King County Metro Transit’s long-range plan would bring the county’s RapidRide total to 40 by 2040. But something not envisioned is a route connecting Ballard and the University of Washington (UW) on streets closer to the water. The two neighborhoods will have a RapidRide connection when Route 44 is upgraded in 2023. That still leaves Lower Wallingford without a direct connection to Ballard, and southeastern part of Fremont without a direct connection to the UW. That made me wonder if a “Cut Line”–tracking along the northern edge of the Salmon Bay, the Fremont Cut, Lake Union, Portage Bay, Montlake Cut, and Union Bay–would be useful and ridership-inducing.

Access to the UW is weaker than it should be for both Lower Fremont and Lower Wallingford. These neighborhoods are dense and have added more than a thousand new apartments this decade–and with their urban village designations they’re zoned to get denser. Route 31 and Route 32 together are intended to approximate frequent service along part of this corridor during peak times. In practice, this doesn’t always work out so well and it’s not uncommon to see the two buses come one right after the other and then leave a big gap instead of being more evenly spaced. Consistently frequent service throughout the day best serves transit-dependent folks and helps win people over to a car-lite or carless lifestyle. Plus, on a route serving the university, many commutes do not happen at typical hours. Meanwhile, the 31 doesn’t run after 8pm.

Metro Connects 2040 map. Notice the gap in Lower Wallingford.(Metro Transit)

For its western portion, the Cut Line can piggyback on RapidRide upgrades to Route 40–slated for 2023–and Route 44. The Route 40 RapidRide will hopefully being a dedicated transit lane on Leary Way which could then serve the Cut Line. The routing in the central portion (along N 35th St, Wallingford Ave N, N 40th St, and NE Campus Pkwy) includes opportunities to add queue jumps or in-lane stops that–paired with transit signal priority, stop balancing, off-board payment, and all-door boarding–should speed up the route considerably. Route 31 and 32 could also see their reliability and speed improve from these upgrades.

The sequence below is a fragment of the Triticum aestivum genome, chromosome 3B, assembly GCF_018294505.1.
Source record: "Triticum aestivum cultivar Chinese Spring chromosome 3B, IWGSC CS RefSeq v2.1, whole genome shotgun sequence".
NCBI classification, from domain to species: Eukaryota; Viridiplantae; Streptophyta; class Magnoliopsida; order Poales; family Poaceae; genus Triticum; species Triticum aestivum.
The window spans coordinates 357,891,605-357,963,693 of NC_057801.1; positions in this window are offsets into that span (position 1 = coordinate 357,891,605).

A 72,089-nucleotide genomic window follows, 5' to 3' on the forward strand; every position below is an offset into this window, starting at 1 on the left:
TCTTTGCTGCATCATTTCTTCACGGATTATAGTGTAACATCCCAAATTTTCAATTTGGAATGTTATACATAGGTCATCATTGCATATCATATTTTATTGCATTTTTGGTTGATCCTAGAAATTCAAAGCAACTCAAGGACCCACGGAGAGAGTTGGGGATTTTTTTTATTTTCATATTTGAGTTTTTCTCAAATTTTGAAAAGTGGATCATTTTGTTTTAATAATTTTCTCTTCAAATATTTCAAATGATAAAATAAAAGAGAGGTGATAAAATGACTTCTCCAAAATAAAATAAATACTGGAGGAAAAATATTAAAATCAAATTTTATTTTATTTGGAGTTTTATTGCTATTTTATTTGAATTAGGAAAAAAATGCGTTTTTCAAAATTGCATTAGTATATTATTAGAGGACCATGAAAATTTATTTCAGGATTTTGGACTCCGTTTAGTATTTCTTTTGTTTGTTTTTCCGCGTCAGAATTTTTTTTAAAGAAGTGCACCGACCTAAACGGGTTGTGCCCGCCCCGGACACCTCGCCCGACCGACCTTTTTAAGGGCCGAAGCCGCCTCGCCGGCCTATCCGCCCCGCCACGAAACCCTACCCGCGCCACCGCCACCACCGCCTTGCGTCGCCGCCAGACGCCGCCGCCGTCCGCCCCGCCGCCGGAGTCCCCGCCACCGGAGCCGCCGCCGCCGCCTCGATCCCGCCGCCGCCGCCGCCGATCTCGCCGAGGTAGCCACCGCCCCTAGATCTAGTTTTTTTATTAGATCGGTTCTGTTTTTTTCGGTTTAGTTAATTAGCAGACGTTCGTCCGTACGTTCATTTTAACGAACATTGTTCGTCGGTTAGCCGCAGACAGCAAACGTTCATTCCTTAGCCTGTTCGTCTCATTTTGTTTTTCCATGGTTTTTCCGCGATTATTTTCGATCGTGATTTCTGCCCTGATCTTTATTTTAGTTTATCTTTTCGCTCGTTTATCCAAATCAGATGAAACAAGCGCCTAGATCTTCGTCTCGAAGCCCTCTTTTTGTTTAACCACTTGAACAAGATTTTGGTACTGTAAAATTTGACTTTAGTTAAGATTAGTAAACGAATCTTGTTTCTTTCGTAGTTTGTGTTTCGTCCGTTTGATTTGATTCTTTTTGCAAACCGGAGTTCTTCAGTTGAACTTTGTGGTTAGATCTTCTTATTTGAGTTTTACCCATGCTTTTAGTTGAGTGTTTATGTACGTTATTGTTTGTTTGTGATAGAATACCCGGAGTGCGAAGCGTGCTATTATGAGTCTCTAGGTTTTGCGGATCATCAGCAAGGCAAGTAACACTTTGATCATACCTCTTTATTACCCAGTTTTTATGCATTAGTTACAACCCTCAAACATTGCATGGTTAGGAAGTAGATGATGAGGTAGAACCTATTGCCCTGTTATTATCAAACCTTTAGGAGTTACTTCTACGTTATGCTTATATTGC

The Cut Line would meld the 40 and 32 into one crosstown line. (Author/Google Maps)

Building Demand for the Ballard Spur

The eastern tail of the Cut Line serves U Village and Seattle Children’s Hospital. Along with Route 44, the Cut Line could serve as a starter line to build demand for a Ballard-to-UW subway that proved so popular during the outreach portion for the Sound Transit 3 (ST3) package. Strong ridership on both would further demonstrate crosstown transit demand between Greater Ballard and the Greater UW communities to warrant a subway investment. Since ST3’s Interbay alignment will provide downtown service, the Ballard-to-UW subway would need new to stand on other merits than providing the first downtown to Ballard connection. If Ballard, Fremont, Wallingford, and the U District continue to grow steadily, then a fixed crosstown route connected them may prove necessary.

End of the Line?

Route 75 is in the frequent network. (Metro Transit)

The map shows the route terminating at Seattle Children’s like Route 32 does today. However, often Route 32 turns into the 75 and continues on to Sand Point, Lake City, and finally Northgate–at the site of soon-to-be Link station. The 75 is in the frequent network with 15 minute service or better all day. The even more frequent Route 65, which serves Wedgwood and Lake City, also could be a route pairing. As an urban village, Wedgwood would be a strong enough destination to draw RapidRide service, but Wedgwood is not yet an urban village and has only grandfathered multifamily zoning. That could change, at least if anybody listened to The Urbanist; we endorsed adding it as an urban village back in 2015.

The Route 65 was one of the bright spots of the Bus-to-Link restructure last year. (Metro Transit)

Timing: Northgate Link Restructure

So when could this bus line happen? Actually a few looming planning actions could feed momentum into a bus upgrade like the “Cut” Rapidride. The University of Washington recently released a Campus Master Plan update and drew criticism for not doing more to decrease the campus’ drive-alone rate. The plan does recommend UW pay some of the costs of making Route 44 a RapidRide bus line. The 31 and 32 don’t feature as prominently. The Seattle City Council could demand that the UW meet more of the demands for transit contributions and chip in for upgrades to Routes 32 and 65.

A Route 31 bus stops at Stone Way before continuing on N 35th St. (Photo by author)

The other big opportunity to reimagine the bus network on the near-term horizon is when Northgate Link opens in 2021. Officially joining the 65 (or 75) with the 32 could make more sense at that point since it’d feed the station. Likewise, the Cut Line could help feed Ballard Link, which is scheduled to open by 2035.

Or maybe this isn’t a convincing case and I’m just a guy who wants his commute to the UW in the morning to be more dependable.

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Doug Trumm is publisher of The Urbanist. An Urbanist writer since 2015, he dreams of pedestrianizing streets, blanketing the city in bus lanes, and unleashing a mass timber building spree to end the affordable housing shortage and avert our coming climate catastrophe. He graduated from the Evans School of Public Policy and Governance at the University of Washington in 2019. He lives in East Fremont and loves to explore the city on his bike.